Select Page

What is your worldview?

An Innate Sense

All of us, if we allow ourselves to think deeply enough, will discover that we have an innate sense of who we are and where we fit into the reality that surrounds and includes us. We are clearly aware of the first 5 of our senses: sight, sound, taste, smell, and touch. With some reflection we can also become aware of the so-called “6th sense” of proprioception, the awareness of our bodies that we get from buried sensors that give us vital feedback about where each part of our body is and what position it is in. And some of us have become aware of our 7th innate sense of spiritual life, which enables us to tune into influences in the universe around us that affect our thinking and feelings in vitally perceptive ways.

We have hopes and dreams of a better life, a better future, and an awareness that we’re not there yet, that there is much wrong in the world around us and even within us that could and perhaps should be improved.

These thoughts and aspirations give rise to visions of a better world and motivation for improvement. Sometimes people dream of an ideal world where pain and suffering have ceased and all things work together the way they should, dreams that assume that somewhere, perhaps over some rainbow, such a world exists.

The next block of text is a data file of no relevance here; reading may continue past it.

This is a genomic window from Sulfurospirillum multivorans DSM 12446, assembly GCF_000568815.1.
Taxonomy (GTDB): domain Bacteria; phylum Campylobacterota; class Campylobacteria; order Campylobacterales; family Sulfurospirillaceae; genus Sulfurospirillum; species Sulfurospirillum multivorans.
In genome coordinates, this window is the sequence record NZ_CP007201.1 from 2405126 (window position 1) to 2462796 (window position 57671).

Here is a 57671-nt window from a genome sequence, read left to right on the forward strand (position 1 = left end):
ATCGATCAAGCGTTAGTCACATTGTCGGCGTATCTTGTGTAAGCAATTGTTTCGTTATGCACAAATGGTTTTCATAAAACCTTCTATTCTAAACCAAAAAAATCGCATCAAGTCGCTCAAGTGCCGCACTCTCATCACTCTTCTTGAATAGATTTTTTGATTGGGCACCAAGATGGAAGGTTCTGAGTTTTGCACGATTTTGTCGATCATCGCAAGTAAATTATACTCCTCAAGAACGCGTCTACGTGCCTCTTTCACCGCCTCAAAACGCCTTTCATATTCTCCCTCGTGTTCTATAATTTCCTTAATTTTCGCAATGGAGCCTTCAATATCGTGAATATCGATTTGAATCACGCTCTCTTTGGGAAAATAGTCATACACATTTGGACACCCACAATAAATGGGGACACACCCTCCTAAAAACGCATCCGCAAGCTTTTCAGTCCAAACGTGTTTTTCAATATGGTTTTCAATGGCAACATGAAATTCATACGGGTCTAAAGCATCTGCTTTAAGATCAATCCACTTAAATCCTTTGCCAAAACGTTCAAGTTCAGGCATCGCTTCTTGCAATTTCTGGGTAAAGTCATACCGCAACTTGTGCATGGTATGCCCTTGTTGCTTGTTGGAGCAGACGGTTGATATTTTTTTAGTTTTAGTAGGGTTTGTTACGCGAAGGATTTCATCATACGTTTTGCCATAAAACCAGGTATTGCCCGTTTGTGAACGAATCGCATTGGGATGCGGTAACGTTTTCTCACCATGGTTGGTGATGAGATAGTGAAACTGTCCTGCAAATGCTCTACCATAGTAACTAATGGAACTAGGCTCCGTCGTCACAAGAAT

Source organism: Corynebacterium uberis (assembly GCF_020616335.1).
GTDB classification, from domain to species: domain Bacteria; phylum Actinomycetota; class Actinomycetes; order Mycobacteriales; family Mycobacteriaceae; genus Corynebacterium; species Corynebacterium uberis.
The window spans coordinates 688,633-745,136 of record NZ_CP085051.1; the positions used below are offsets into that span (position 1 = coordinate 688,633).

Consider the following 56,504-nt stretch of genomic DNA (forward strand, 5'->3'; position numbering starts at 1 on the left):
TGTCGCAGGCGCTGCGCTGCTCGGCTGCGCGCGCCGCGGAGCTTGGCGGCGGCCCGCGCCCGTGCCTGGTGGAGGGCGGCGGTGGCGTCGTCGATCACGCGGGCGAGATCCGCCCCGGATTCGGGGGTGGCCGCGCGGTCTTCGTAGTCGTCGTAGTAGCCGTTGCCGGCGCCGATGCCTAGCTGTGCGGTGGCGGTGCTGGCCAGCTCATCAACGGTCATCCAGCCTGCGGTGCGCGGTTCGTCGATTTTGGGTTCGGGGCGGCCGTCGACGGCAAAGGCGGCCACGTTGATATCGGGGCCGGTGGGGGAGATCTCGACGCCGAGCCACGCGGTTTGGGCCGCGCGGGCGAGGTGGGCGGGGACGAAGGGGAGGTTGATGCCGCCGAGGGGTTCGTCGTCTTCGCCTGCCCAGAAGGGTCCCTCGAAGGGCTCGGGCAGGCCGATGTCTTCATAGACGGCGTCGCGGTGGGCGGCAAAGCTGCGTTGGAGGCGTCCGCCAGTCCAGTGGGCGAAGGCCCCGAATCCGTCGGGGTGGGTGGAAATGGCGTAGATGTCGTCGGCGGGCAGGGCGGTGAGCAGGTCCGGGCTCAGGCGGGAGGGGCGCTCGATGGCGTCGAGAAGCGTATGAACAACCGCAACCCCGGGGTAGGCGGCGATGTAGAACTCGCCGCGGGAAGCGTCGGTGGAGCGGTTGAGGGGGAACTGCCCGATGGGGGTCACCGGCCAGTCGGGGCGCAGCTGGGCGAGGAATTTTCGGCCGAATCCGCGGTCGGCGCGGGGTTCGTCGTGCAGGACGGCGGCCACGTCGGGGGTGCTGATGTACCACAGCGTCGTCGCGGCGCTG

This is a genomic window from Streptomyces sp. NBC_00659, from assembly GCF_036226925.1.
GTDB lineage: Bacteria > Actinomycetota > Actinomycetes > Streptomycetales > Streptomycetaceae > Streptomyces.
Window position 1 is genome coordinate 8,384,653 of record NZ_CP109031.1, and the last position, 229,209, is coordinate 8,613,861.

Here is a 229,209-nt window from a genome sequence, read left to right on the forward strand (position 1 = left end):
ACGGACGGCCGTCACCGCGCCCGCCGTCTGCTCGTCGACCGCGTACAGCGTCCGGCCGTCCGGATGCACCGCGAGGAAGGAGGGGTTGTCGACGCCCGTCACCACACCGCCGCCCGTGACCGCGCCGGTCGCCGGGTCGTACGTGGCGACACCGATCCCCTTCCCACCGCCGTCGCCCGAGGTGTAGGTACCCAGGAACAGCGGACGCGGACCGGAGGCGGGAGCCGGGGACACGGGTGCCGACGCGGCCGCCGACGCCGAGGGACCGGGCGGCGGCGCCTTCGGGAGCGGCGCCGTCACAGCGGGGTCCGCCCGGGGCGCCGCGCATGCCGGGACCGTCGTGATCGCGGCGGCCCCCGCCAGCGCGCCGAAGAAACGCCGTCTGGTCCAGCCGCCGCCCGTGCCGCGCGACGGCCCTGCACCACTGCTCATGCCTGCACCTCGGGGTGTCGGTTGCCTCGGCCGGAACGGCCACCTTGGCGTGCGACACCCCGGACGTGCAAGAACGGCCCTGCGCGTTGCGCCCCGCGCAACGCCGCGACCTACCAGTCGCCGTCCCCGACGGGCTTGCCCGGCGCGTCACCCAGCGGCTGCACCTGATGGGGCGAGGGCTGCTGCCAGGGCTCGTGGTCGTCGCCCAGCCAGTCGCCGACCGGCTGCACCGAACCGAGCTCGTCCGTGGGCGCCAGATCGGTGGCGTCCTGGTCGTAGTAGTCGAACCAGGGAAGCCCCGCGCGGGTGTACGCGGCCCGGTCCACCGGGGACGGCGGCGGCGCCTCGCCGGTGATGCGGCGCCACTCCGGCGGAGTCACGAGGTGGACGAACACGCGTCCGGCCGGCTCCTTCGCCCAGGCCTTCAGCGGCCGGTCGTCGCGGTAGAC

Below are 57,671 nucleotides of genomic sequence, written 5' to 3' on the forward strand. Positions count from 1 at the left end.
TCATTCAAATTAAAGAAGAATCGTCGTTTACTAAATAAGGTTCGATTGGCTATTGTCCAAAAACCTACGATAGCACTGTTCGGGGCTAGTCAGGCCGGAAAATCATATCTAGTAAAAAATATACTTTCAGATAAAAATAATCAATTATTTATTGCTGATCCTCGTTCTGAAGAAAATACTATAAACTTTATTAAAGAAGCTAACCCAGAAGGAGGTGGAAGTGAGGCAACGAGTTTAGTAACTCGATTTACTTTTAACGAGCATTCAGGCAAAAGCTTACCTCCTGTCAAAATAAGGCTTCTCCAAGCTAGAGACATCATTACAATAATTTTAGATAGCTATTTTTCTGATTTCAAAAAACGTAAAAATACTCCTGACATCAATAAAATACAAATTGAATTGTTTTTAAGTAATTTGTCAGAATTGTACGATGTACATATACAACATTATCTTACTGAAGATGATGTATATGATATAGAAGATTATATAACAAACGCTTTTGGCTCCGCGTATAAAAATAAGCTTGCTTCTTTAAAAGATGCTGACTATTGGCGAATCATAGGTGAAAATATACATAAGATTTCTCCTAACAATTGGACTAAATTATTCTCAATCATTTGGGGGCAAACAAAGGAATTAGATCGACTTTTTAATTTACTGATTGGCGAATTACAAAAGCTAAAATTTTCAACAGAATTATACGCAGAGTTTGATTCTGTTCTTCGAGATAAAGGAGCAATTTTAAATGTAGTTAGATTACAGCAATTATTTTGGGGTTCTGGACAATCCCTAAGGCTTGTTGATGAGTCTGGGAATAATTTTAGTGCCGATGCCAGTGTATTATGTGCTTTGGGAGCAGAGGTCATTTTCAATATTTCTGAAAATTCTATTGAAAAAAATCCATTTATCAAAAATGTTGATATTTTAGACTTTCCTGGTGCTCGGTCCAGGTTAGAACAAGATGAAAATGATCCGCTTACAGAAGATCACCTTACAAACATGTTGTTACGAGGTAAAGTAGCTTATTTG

Our senses move us toward a worldview

According to a thoughtful article by Eric Chabot, the fundamental questions that make up a comprehensive worldview include the following:

  • Origins: How did it all begin? Where did we come from?
  • Fall: What went wrong? What is the source of evil and suffering?
  • Redemption: What can we do about it? How can the world be set right again?
  • Morality: What is the basis for morality? In other words, how do we know what is right and wrong?
  • History: What is the meaning of history? Where is history going?
  • Death: What happens to a person at death?
  • Epistemology: Why is it possible to know anything at all?
  • Ontology: What is reality? What is the nature of the external reality around us?
  • Purpose: What is man’s purpose in the world?

Chabot then goes on to discuss five guidelines for evaluating your own worldview:

  1. A worldview must be consistent.
  2. A worldview must be comprehensive.
  3. A worldview must be livable.
  4. A good worldview will have adequate explanatory power.
  5. Epistemology and Ontology